Johnson looks more than a little bit like David Johansen if he was a young woman.  She even has a similar voice and mannerisms.  I wasn’t surprised they duetted on a song on the soundtrack (though not appearing on-screen together). 

A random act of destruction leads to her arrest (the latest in a long series of them), but the first place she is offloaded is a mental hospital.  Her roommate will be Trini Alvarado, playing the deeply repressed daughter of a city commissioner.  There is obviously nothing wrong with her except she has a father that won’t listen to her.

Peter Coffield plays that commissioner, a bureaucrat staging an intense campaign to clean-up Times Square.  Dude, were you the person behind the eventual Disneyfication of the place in real life?  You asshole!  For most of the movie, he is more concerned about his image than his daughter, even when she and Johnson escape the asylum and go into hiding.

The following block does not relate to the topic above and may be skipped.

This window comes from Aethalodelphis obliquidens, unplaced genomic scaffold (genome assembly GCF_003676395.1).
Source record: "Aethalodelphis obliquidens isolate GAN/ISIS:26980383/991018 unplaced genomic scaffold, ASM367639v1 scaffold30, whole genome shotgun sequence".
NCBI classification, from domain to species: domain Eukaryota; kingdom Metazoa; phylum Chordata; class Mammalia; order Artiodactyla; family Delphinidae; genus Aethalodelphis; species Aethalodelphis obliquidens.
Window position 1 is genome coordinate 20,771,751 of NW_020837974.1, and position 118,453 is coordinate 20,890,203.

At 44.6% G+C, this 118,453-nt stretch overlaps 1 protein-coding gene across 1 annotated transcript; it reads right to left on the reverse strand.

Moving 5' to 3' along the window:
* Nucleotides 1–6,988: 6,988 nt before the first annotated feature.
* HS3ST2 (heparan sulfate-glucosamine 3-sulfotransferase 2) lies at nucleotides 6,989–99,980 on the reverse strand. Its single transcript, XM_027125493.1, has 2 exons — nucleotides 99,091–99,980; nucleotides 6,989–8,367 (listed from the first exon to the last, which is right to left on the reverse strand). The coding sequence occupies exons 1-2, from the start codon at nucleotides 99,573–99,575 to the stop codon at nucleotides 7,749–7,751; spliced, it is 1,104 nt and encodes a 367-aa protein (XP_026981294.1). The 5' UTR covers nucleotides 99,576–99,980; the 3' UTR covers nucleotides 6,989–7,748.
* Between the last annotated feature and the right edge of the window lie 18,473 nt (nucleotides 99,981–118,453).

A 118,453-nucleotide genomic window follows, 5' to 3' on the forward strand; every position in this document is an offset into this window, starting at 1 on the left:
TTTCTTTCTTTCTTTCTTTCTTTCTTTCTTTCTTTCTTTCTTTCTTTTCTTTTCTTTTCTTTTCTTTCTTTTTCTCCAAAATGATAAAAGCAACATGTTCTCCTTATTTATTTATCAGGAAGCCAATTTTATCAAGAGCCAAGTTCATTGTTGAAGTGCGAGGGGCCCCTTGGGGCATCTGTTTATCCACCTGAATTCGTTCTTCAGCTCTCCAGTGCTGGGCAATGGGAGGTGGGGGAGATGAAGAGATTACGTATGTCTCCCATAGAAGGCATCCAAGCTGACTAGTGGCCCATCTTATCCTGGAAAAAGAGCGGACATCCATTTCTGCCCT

The friendship between the girls happens fast but in believable steps.  I especially like the scene where Johnson runs around the hospital, blaring “I Wanna Be Sedated” on her boombox.  Not only is that the perfect use for that song in a film, but I loved the use of diegetic music for it.  See, I just knew I’d get to use that word again!

Stealing an ambulance and driving the wrong way down one-way streets, Johnson is a whirling dervish—a true force of nature that sweeps Alvarado up in its wake.  They become a young queer Bonnie and Clyde, even if their attempts at significant crimes like robbery fail hilariously.